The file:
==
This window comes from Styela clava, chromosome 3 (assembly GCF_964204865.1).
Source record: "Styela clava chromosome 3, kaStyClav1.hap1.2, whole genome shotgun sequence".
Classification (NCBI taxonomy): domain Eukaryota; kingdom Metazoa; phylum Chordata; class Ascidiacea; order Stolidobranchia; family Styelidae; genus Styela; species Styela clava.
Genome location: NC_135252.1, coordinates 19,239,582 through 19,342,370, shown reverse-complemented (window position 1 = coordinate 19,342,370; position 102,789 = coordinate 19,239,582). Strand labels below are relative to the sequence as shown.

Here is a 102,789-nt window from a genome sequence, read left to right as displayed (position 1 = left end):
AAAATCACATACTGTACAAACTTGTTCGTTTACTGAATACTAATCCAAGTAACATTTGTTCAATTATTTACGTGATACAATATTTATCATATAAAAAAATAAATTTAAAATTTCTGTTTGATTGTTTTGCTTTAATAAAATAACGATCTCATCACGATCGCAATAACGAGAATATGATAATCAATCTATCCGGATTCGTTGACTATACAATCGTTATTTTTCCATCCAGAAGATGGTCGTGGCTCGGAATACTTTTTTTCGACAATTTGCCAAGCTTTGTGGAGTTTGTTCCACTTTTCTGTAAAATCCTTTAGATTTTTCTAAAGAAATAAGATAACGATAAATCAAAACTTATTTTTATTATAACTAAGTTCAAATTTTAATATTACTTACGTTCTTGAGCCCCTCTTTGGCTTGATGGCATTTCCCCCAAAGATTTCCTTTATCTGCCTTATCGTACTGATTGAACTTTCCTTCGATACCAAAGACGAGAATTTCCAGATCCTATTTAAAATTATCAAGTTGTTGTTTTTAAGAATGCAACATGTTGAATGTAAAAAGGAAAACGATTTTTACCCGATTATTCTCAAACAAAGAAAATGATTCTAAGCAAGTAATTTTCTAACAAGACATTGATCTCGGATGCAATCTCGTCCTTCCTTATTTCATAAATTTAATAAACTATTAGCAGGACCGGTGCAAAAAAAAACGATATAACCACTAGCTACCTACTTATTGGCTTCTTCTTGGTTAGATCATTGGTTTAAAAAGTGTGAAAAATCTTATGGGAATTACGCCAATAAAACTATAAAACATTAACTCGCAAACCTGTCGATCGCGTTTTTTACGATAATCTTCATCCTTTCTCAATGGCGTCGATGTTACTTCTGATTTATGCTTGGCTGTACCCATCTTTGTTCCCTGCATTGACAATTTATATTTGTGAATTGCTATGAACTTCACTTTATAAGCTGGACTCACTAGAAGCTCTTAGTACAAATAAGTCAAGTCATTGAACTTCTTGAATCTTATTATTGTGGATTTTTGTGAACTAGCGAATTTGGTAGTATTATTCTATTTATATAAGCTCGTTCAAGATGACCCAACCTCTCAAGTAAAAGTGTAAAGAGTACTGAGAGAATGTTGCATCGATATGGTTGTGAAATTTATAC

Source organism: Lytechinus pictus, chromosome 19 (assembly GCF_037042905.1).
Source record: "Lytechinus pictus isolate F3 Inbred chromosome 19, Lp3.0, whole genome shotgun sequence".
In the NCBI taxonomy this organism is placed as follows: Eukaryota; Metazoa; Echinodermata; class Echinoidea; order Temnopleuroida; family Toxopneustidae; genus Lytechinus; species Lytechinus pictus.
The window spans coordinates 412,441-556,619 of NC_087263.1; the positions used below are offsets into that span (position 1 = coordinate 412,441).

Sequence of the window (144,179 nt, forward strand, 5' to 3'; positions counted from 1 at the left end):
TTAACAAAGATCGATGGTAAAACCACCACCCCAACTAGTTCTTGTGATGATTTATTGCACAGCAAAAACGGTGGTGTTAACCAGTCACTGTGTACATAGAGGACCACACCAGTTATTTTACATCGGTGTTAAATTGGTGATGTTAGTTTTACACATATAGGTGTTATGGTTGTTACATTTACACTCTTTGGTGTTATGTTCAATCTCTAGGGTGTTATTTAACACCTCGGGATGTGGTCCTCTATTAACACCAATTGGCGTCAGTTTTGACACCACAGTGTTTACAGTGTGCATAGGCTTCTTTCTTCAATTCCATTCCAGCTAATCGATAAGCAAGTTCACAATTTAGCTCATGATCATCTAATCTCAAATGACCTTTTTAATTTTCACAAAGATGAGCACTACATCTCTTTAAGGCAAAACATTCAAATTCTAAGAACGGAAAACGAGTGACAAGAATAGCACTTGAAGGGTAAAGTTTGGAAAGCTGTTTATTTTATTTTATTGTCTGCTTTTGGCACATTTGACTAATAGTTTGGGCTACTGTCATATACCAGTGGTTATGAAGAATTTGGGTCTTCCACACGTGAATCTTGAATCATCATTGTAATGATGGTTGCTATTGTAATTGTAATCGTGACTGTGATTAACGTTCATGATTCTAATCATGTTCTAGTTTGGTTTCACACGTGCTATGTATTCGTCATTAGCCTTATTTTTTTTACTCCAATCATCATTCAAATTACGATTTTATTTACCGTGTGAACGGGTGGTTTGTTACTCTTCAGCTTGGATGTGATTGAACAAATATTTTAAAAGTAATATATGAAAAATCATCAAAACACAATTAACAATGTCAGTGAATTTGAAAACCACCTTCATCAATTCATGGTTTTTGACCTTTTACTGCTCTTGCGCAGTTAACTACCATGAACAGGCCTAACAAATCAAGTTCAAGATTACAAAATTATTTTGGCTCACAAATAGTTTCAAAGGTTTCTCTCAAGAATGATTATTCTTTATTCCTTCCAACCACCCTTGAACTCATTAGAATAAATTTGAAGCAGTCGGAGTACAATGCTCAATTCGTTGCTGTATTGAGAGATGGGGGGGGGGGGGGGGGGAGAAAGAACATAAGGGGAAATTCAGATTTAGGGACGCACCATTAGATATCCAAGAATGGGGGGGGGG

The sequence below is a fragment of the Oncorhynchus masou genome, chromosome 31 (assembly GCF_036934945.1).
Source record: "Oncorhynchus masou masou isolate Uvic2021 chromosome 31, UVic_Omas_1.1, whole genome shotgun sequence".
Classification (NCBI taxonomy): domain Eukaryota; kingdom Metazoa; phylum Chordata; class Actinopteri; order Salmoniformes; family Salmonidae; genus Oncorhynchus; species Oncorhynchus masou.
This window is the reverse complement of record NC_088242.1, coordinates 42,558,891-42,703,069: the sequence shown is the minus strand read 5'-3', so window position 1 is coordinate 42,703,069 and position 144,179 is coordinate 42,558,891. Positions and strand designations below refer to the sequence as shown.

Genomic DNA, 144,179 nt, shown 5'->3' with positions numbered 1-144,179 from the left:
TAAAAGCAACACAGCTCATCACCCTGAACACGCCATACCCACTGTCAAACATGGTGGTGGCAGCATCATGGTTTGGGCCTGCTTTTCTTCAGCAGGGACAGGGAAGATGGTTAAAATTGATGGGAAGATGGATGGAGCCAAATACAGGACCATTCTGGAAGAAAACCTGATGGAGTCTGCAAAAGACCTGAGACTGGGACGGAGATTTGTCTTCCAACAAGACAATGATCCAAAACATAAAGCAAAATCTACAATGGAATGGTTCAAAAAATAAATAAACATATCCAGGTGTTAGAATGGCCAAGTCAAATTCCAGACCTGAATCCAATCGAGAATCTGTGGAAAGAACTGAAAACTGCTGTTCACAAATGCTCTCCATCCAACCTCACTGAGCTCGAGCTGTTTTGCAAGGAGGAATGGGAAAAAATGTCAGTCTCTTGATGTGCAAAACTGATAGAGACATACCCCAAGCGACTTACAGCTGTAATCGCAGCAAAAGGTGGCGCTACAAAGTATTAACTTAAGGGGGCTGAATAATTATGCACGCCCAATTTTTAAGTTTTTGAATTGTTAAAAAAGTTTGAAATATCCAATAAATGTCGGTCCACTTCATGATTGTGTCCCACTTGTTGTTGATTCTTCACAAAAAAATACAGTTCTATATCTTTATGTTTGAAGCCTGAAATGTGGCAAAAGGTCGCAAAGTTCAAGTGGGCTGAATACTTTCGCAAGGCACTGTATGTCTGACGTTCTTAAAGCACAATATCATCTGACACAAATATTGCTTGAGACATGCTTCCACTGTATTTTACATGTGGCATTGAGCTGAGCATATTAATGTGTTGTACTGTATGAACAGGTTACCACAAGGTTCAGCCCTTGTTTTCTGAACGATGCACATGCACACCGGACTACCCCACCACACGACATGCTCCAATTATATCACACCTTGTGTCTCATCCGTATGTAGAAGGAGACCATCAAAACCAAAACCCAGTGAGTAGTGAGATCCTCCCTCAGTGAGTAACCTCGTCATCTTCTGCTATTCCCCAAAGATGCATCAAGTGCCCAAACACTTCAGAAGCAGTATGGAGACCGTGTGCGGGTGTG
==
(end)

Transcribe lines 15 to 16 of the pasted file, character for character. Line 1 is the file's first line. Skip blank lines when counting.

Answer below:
Classification (NCBI taxonomy): domain Eukaryota; kingdom Metazoa; phylum Chordata; class Actinopteri; order Salmoniformes; family Salmonidae; genus Oncorhynchus; species Oncorhynchus masou.
This window is the reverse complement of record NC_088242.1, coordinates 42,558,891-42,703,069: the sequence shown is the minus strand read 5'-3', so window position 1 is coordinate 42,703,069 and position 144,179 is coordinate 42,558,891. Positions and strand designations below refer to the sequence as shown.